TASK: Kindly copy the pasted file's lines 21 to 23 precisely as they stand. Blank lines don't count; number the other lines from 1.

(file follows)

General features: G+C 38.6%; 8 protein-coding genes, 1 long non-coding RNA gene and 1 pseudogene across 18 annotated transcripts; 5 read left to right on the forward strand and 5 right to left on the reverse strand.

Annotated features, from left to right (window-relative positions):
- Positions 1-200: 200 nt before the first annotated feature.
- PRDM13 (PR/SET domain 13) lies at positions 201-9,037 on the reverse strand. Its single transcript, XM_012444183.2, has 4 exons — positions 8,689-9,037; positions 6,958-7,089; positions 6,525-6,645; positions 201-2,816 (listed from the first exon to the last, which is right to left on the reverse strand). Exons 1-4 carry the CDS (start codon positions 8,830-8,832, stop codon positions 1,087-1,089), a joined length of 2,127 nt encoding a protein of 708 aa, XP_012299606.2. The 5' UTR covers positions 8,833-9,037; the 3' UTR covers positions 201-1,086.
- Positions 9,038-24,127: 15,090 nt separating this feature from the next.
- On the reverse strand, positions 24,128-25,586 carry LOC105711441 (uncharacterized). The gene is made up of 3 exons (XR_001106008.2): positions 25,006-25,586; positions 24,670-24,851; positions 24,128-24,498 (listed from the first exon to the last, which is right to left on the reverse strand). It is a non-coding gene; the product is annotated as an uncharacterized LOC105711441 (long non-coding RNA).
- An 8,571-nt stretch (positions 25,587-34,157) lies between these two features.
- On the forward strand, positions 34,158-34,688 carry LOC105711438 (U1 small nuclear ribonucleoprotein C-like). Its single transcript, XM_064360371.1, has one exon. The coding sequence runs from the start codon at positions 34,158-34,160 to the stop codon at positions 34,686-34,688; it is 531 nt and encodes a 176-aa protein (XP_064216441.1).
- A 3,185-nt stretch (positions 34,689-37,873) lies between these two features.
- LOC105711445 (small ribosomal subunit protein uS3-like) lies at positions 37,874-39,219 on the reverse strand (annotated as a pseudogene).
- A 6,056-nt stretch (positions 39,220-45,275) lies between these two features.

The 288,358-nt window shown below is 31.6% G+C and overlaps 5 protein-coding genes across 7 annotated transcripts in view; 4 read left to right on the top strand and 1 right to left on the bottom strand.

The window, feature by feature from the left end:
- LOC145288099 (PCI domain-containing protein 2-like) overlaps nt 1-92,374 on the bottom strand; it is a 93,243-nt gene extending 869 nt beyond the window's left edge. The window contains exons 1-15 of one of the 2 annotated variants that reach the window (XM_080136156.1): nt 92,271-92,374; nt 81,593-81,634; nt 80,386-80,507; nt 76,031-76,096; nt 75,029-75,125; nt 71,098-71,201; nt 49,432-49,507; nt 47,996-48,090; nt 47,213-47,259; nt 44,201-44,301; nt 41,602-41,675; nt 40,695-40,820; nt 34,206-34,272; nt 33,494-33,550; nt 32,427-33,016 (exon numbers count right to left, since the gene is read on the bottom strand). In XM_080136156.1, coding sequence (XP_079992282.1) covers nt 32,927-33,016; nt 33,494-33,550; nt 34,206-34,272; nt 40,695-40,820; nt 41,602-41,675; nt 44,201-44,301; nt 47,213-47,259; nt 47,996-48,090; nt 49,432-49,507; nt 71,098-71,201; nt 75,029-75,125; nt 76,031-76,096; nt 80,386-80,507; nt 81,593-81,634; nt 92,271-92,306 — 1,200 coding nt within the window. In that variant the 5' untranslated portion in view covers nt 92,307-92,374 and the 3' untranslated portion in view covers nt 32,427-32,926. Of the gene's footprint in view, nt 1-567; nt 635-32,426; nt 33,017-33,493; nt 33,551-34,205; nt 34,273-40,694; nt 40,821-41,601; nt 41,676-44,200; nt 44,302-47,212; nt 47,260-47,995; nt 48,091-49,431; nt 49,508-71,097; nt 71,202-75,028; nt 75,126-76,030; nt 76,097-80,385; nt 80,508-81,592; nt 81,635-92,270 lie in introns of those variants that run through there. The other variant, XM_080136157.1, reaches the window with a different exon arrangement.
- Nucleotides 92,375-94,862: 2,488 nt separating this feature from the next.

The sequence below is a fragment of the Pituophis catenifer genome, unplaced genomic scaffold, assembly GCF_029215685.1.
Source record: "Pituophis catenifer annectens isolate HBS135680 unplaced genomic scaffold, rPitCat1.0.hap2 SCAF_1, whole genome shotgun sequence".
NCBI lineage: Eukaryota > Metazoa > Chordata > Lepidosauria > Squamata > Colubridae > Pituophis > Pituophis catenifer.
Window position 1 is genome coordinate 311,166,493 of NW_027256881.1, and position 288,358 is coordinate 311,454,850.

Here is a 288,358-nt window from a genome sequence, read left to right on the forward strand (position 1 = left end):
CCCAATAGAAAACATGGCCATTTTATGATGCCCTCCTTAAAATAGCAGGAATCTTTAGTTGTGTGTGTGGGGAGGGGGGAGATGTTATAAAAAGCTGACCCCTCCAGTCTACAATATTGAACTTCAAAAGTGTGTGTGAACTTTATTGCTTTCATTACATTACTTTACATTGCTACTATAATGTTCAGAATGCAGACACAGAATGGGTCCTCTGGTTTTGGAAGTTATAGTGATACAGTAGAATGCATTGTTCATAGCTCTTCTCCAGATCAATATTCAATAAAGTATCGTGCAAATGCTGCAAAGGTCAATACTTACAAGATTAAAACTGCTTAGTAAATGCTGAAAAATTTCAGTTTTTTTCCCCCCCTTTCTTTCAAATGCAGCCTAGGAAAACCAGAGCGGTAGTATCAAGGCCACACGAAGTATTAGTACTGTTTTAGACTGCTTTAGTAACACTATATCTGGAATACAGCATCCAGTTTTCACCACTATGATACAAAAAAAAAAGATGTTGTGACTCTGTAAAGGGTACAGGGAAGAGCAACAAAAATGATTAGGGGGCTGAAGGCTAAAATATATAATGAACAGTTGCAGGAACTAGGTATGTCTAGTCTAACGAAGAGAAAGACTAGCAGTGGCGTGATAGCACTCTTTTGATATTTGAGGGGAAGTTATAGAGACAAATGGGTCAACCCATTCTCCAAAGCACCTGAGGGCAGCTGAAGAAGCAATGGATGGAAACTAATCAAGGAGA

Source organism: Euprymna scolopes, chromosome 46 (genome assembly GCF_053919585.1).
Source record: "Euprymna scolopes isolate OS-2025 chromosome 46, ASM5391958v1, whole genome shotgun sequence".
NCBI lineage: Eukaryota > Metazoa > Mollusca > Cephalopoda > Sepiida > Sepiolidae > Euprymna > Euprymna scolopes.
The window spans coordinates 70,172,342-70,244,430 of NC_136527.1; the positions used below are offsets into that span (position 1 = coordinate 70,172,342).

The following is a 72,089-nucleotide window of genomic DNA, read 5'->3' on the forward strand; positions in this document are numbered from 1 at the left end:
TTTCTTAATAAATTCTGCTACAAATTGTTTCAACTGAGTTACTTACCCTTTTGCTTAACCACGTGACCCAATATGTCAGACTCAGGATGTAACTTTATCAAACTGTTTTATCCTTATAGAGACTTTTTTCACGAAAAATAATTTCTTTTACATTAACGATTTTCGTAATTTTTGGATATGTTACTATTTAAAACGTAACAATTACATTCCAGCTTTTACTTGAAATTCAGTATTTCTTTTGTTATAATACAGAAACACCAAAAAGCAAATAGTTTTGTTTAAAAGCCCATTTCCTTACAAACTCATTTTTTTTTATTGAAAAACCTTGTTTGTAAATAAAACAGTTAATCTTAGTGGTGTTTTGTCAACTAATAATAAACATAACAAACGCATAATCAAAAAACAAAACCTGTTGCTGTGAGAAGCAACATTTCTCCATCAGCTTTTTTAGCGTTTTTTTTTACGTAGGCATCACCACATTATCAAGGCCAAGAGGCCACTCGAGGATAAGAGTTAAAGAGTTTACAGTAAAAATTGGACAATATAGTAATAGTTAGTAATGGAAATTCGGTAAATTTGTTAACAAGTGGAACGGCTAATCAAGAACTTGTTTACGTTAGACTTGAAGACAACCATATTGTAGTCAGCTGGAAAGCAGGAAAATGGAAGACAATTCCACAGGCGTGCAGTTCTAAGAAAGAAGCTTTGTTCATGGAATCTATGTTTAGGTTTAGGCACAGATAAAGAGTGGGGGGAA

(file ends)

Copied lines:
CCCAATAGAAAACATGGCCATTTTATGATGCCCTCCTTAAAATAGCAGGAATCTTTAGTTGTGTGTGTGGGGAGGGGGGAGATGTTATAAAAAGCTGACCCCTCCAGTCTACAATATTGAACTTCAAAAGTGTGTGTGAACTTTATTGCTTTCATTACATTACTTTACATTGCTACTATAATGTTCAGAATGCAGACACAGAATGGGTCCTCTGGTTTTGGAAGTTATAGTGATACAGTAGAATGCATTGTTCATAGCTCTTCTCCAGATCAATATTCAATAAAGTATCGTGCAAATGCTGCAAAGGTCAATACTTACAAGATTAAAACTGCTTAGTAAATGCTGAAAAATTTCAGTTTTTTTCCCCCCCTTTCTTTCAAATGCAGCCTAGGAAAACCAGAGCGGTAGTATCAAGGCCACACGAAGTATTAGTACTGTTTTAGACTGCTTTAGTAACACTATATCTGGAATACAGCATCCAGTTTTCACCACTATGATACAAAAAAAAAAGATGTTGTGACTCTGTAAAGGGTACAGGGAAGAGCAACAAAAATGATTAGGGGGCTGAAGGCTAAAATATATAATGAACAGTTGCAGGAACTAGGTATGTCTAGTCTAACGAAGAGAAAGACTAGCAGTGGCGTGATAGCACTCTTTTGATATTTGAGGGGAAGTTATAGAGACAAATGGGTCAACCCATTCTCCAAAGCACCTGAGGGCAGCTGAAGAAGCAATGGATGGAAACTAATCAAGGAGA

Source organism: Euprymna scolopes, chromosome 46 (genome assembly GCF_053919585.1).
Source record: "Euprymna scolopes isolate OS-2025 chromosome 46, ASM5391958v1, whole genome shotgun sequence".